PEM membranes uptake water from dissociation and solvation of salt moieties. This hydration and swelling results in water-rich regions where ion transport can occur in a similar manner to a dilute solution. The aggregation of these regions results in a hydrophilic network that creates a path for proton transport. Ions are transferred through direct transfer of protons or hydroxide ions between ion headgroups. Therefore, the overall conductivity of a PEM is highly dependent on its water content and relative humidity. The polymer membrane system creates some constraints that are not present in a dilute solution, such as tortuosity of the water-rich regions, Coloumbic interaction between solvated ions and pendant counterions, or even electrostatic condensation of the free ions, all of which can affect ion transport. Thus, the ionic conductivity of a polymer electrolyte material is contingent on several factors, including degree of ionization, relative humidity and morphology.

Hydroxide Transport in Anion Exchange Membranes

Ion transport in an electrolyte occurs via (1) diffusion by a concentration gradient of ions, (2) convection from flow of the electrolyte, or (3) migration driven by an electrical potential across the electrolyte. However, these known methods of ion transport do not adequately capture the high mobilities of protons and hydroxide, but they transfer by a structural diffusion process. Protons are known to undergo Grotthus transport (Figure 2) in aqueous solution, wherein proton migration occurs as a result of interconversion between tri-coordinated H3O+(H2O)3 and H5O2+ via hydrogen bond breaking and formation at the second hydration shell. Hydroxide is hyper coordinated by 4.5 water molecules, while protons are hypocoordinated by only 3 water molecules. This can be visualized as protons rapidly “hopping” across a hydrogen-bonded network of water molecules.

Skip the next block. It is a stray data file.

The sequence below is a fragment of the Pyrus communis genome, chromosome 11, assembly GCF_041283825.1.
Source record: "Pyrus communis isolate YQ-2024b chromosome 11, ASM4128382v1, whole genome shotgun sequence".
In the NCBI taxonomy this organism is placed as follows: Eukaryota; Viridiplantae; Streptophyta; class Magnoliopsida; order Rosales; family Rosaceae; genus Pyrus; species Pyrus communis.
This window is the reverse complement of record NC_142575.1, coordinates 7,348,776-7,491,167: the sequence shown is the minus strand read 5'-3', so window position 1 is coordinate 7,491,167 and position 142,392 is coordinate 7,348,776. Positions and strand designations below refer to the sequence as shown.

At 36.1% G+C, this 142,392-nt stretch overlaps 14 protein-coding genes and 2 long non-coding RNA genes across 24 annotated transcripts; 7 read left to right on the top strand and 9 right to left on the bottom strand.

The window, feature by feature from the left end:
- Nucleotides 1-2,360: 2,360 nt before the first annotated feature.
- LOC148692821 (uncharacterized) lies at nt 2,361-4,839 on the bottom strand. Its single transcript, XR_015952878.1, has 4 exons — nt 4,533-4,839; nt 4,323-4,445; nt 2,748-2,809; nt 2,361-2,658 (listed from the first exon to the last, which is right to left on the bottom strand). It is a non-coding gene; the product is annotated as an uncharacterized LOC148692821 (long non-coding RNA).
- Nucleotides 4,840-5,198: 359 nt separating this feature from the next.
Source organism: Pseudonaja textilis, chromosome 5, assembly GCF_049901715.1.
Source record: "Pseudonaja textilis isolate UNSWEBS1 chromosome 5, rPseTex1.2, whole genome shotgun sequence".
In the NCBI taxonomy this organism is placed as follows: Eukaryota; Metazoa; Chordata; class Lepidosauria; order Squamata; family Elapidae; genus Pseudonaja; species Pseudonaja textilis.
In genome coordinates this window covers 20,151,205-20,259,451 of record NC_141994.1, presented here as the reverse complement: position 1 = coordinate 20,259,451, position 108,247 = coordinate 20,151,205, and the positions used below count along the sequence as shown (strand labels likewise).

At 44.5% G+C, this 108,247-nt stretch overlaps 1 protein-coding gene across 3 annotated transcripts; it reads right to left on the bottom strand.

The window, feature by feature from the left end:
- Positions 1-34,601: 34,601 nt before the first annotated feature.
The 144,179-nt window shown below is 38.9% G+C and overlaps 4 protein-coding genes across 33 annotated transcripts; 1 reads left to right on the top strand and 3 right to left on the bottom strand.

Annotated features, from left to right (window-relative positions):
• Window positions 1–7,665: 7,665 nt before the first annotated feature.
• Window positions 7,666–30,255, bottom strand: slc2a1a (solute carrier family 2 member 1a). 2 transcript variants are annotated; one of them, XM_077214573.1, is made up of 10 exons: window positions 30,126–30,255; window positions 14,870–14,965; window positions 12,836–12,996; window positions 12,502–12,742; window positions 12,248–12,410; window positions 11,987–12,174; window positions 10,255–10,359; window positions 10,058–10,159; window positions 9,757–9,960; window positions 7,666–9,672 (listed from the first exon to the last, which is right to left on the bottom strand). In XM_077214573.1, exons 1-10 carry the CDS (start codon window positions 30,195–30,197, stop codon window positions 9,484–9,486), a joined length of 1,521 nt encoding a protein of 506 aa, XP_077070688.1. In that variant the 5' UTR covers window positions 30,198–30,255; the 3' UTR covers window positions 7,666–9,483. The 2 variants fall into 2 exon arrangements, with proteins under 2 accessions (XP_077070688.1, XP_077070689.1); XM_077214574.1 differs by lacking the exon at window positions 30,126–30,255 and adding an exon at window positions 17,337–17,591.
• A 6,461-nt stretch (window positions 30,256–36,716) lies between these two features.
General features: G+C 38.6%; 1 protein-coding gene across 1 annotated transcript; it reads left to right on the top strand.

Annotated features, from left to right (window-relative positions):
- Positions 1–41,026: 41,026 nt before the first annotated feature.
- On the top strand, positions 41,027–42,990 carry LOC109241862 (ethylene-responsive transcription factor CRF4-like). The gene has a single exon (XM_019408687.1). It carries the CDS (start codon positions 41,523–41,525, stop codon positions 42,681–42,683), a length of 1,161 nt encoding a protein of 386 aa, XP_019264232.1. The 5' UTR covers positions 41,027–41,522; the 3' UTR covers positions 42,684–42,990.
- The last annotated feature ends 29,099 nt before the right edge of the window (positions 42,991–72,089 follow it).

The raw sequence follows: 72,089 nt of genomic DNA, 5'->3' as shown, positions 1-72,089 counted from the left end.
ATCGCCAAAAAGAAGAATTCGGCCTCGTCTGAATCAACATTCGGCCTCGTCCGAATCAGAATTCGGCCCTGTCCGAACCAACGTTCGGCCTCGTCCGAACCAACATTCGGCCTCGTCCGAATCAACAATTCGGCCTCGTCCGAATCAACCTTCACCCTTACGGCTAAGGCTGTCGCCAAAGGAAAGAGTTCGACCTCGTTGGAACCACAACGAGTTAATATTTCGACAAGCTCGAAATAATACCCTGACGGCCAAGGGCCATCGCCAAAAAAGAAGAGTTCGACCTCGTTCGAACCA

Figure 2. Illustration of Grotthus Transport of a Proton.